"brother," John A. Heraud, a dramatist and dramatic critic who had
often sat in judgment on Morton's plays. What chats about old times
they must have within those venerable walls that circle round the
poet-dramatist and the dramatic farce-writer. "Here," writes Maddison
Morton, in his well-known cheerful and contented frame of mind, "I
shall doubtless spend the short time I may have to live, and then be
laid in the quiet little church-yard at Bow--not, I hope, entirely
'unwept, unhonored, nor unsung.'"

Good, kindly, gentle heart thus to speak with such fervor and such
faith in the long evening of your days! Shut up in your cloistered
home, the hearts of those who had the honor and pleasure of knowing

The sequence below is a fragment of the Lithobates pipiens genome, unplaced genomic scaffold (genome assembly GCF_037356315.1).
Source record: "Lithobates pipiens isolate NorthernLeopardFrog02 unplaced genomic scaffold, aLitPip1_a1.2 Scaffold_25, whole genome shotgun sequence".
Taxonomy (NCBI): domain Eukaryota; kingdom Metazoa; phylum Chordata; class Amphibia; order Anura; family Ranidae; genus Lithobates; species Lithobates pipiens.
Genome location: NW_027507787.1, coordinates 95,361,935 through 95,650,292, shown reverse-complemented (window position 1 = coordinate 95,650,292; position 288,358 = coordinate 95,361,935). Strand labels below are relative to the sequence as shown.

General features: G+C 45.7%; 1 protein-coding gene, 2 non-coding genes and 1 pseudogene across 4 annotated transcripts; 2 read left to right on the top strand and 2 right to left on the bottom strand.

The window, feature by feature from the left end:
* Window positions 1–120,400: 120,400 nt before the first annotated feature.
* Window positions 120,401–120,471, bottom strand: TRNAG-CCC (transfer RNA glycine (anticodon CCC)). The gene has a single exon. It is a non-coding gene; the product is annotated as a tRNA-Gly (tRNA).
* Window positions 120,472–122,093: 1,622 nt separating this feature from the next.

you often go out to you! And on the stage the laughter evoked by your
fanciful wit, and the true humor that sprung from your merry heart,
will soothe you and delight many more who honor your excellent name.

     CLEMENT SCOTT.



BOX AND COX.

_In One Act._


DRAMATIS PERSONÆ.

JOHN BOX, _a Journeyman Printer._

JAMES COX, _a Journeyman Hatter._

MRS. BOUNCER.


COSTUMES.

BOX.--Small swallow-tailed black coat, short buff waistcoat, light drab
trousers, short, turned up at bottom, black stockings, white canvas
boots with black tips, cotton neck-cloth, shabby black hat.

COX.--Brown Newmarket coat, long white waistcoat, dark plaid trousers,
boots, white hat, black stock.

MRS. BOUNCER.--Colored cotton gown, apron, cap, etc.

EXITS AND ENTRANCES.--R. means _Right;_ L., _Left;_ R. D., _Right
Door;_ L. D., _Left Door;_ S. E., _Second Entrance;_ U. E., _Upper